Sunday, August 08, 2004

The Jazz Singer (1980)

I'm amazed, and confused

In 1980 Neil Diamond's star had faded somewhat, yet someone somewhere with money and influence (probably Neil himself) thought it would be a good idea to remake the 1927 Al Jolson film The Jazz Singer, with Neil in the title role!

What Happens:

Neil plays Yussel Rabinovitch, a Jewish Cantor. In fact, he comes from a long line of Cantors. But he has a dream of becoming a singer/songwriter, despite the objections from his wet-blanket wife and traditional father (a paycheck-seeking Laurence Olivier). When he gets an opportunity to have one of his songs recorded he flees to L.A. and his career takes off, at the expense of his former life. Will he be able to balance the expectations of family with his dreams of a music career?

What Really Happens:

To satisfy his performance jones in New York, Yussel does shows at an all-black club under the name Jess Robin. The rub is that he has to use make-up to pass himself off as a black man. Thankfully there's only one scene of this, and it ends with Neil's whiteness being discovered, getting into a fight with Winston Zedmore (from Ghostbusters), and going to jail. All this after a stirring rendition of You Baby, which sounds like a lost Motown classic. Following this, Neil must listen to both his wife and his father tell him how ridiculous his dreams are. This is always a good thing to do to your loved ones…crush their spirits!

When Jess gets an opportunity to have his ballad Love On The Rocks performed by a real recording artist (the dreamy Keith Lennox) he jumps at the chance and goes out to L.A. At this point the film presents the viewer with a real moral conundrum: Is Jess being selfish by leaving behind his commitments, or is he right to follow his dreams? The events that follow try to make that a simple question in favor of the latter, but I'm not convinced.

Anyway, it turns out Lennox wants to ruin Love On The Rocks by performing it as a screaming rocker. So with the help of Molly, a record company rep played by Lucy and Ricky's little girl, Jess decides to make a go of performing his own music. He nabs a spot opening for Zany Gray (?) and despite his metallic maroon shirt, impresses. This leads to a record deal!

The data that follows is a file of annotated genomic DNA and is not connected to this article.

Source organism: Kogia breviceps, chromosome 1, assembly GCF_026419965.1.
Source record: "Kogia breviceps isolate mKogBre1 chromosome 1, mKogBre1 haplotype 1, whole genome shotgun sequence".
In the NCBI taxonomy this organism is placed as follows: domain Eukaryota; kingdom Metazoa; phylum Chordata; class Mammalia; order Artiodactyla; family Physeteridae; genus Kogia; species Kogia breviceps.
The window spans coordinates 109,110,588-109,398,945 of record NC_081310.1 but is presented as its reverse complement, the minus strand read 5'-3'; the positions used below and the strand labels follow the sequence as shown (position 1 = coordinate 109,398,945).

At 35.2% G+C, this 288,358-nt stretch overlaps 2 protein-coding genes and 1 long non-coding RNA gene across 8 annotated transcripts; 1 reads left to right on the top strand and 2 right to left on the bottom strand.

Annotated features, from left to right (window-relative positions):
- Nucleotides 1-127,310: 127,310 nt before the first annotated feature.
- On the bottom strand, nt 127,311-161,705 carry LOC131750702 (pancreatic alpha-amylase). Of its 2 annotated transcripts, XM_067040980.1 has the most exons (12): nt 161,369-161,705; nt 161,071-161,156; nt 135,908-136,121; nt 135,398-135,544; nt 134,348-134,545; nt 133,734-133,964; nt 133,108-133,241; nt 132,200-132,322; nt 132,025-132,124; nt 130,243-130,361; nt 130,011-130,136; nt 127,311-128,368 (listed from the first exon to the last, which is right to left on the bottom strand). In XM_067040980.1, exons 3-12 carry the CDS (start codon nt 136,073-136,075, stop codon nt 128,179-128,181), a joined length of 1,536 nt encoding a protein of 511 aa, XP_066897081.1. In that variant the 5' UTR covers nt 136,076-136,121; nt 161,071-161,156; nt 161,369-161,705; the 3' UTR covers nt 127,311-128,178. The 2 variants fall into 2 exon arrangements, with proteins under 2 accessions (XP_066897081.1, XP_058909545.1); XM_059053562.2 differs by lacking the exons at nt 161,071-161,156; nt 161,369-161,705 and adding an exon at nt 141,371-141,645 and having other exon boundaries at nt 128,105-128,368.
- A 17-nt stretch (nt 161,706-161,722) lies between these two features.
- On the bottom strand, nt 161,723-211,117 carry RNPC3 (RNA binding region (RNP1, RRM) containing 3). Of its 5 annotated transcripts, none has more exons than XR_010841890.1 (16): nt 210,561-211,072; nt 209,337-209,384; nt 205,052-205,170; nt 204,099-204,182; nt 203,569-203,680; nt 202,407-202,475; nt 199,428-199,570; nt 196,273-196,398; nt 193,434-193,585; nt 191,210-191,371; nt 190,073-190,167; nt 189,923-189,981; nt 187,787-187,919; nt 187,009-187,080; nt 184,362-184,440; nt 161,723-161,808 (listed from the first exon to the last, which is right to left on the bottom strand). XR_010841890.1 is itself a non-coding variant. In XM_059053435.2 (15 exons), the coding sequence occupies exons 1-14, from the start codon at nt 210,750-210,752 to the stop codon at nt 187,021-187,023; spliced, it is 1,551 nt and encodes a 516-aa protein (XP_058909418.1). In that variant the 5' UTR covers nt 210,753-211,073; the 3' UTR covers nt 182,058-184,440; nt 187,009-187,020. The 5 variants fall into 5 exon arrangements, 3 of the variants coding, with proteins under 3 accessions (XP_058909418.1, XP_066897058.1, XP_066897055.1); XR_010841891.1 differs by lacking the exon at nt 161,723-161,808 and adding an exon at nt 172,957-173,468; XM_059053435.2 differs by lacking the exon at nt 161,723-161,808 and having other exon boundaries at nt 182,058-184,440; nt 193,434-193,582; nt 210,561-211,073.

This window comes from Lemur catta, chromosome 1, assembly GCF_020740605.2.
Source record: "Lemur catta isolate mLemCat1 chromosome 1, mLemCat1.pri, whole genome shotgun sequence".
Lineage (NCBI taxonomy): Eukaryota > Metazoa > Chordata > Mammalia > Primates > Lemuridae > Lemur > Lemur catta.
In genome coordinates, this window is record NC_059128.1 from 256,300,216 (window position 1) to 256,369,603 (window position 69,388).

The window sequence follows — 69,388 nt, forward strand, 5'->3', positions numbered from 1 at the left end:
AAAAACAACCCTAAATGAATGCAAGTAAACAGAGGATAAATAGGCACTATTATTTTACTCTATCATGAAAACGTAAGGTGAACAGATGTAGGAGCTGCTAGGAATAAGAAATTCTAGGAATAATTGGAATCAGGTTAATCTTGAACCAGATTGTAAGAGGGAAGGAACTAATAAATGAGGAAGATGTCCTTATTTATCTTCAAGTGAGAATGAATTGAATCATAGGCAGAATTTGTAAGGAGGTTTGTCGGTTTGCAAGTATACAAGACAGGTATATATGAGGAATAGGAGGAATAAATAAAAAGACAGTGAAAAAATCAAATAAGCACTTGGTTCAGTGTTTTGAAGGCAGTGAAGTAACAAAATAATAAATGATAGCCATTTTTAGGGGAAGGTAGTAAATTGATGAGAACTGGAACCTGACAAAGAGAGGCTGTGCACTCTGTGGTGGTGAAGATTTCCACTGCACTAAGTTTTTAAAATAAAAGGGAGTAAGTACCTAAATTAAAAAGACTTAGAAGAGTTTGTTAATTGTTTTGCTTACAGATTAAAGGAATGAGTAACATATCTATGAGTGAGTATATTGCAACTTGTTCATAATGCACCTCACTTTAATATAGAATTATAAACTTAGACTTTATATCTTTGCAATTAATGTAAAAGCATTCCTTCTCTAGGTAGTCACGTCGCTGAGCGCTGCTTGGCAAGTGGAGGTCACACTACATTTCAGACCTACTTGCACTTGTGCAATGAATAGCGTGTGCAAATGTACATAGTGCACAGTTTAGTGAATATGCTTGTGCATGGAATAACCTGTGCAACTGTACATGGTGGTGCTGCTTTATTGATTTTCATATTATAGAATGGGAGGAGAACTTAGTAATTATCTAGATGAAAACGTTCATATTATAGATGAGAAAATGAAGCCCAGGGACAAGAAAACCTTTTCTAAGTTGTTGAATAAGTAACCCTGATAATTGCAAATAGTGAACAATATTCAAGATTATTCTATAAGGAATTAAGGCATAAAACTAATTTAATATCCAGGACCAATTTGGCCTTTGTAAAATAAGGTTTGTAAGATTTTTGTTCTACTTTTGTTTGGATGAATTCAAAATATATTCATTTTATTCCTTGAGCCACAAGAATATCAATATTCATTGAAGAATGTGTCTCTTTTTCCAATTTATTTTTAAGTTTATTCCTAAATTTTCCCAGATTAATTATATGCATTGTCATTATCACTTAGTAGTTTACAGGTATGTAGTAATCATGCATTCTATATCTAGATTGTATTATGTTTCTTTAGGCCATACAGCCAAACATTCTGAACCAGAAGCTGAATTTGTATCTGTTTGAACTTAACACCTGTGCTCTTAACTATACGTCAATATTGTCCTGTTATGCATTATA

As things snowball with Jess's career, he and Molly spend so much time together they can't help but begin making goo-goo eyes at one another. But, oops, Neil's wife is still in the picture and is still NOT happy about this whole becoming a rock star thing. This leads to divorce.

Of course Jess goes immediately to Molly after his divorce is finalized (the ink probably wasn't even dry) and declares his love. It comes off as desperation, but quickly pays off. Then we are treated to a goofy "in love" montage replete with cultural misunderstandings, dreamy looks, tandem bicycle rides, and a chest-hair-heavy sex scene.

Then dad comes to visit, and promptly disowns Jess for a variety of complex reasons, but mainly because Molly isn't Jewish. This leads us into the classic A Star Is Born arc, wherein Neil becomes a complete ass (treating Molly poorly, throwing fits during recording and rehearsal). Then, inexplicably, Neil sets off to wander across America alone. He grows a beard, buys a cowboy hat and takes up smoking.

But it turns out he left Molly with a bun in the oven, and she goes ahead and has the baby while he "finds himself." When he finally returns, to find Molly and his son frolicking on the beach, Molly embraces his return. He patches things up with his dad at Yom Kippur, resumes his rock star career, and the credits roll to the strains of America.

But wait, let's do the math. If Jess had no clue Molly was pregnant when he left, then she couldn't have been very far along. So let's say she was one month pregnant when he left. The kid appears to be at LEAST six months old when Neil returns. That would mean he was traveling for 14 months. If someone disappeared from your life for over a year, leaving you to take care of a child alone, wouldn't you at least give them a right hook in the jaw before you let them move back into the house? Come on!

Questions and Comments:

To be fair, Jess does attempt to get his wife to come out to L.A. with him, but what's strange is that Hello Again is used as a theme for Jess and Molly, when it actually describes loving someone long distance, and this applies much better to his wife.

I hate to be a prickly pear, but Neil technically isn't a "jazz singer" at all. In fact, you'd be hard-pressed to find any jazz in this movie anywhere, save the brushed drums on Summerlove! Would it have hurt anyone to change the name to The Pop Singer?

Does disowning still happen? We see it in movies and T.V. all of the time, but you rarely meet anyone who has actually been disowned. And at what age do your parents actually stop owning you?

Before watching this movie I'd never before noticed just HOW much Neil resembles Larry from Three's Company.

In Conclusion:

Despite some tasteless moments and misogyny, this movie will be supremely entertaining for any Neil fan. You can tell he really cared about this story, and connected with it. And there's no denying that the soundtrack produced some of Neil's best songs and gave him a strong comeback!

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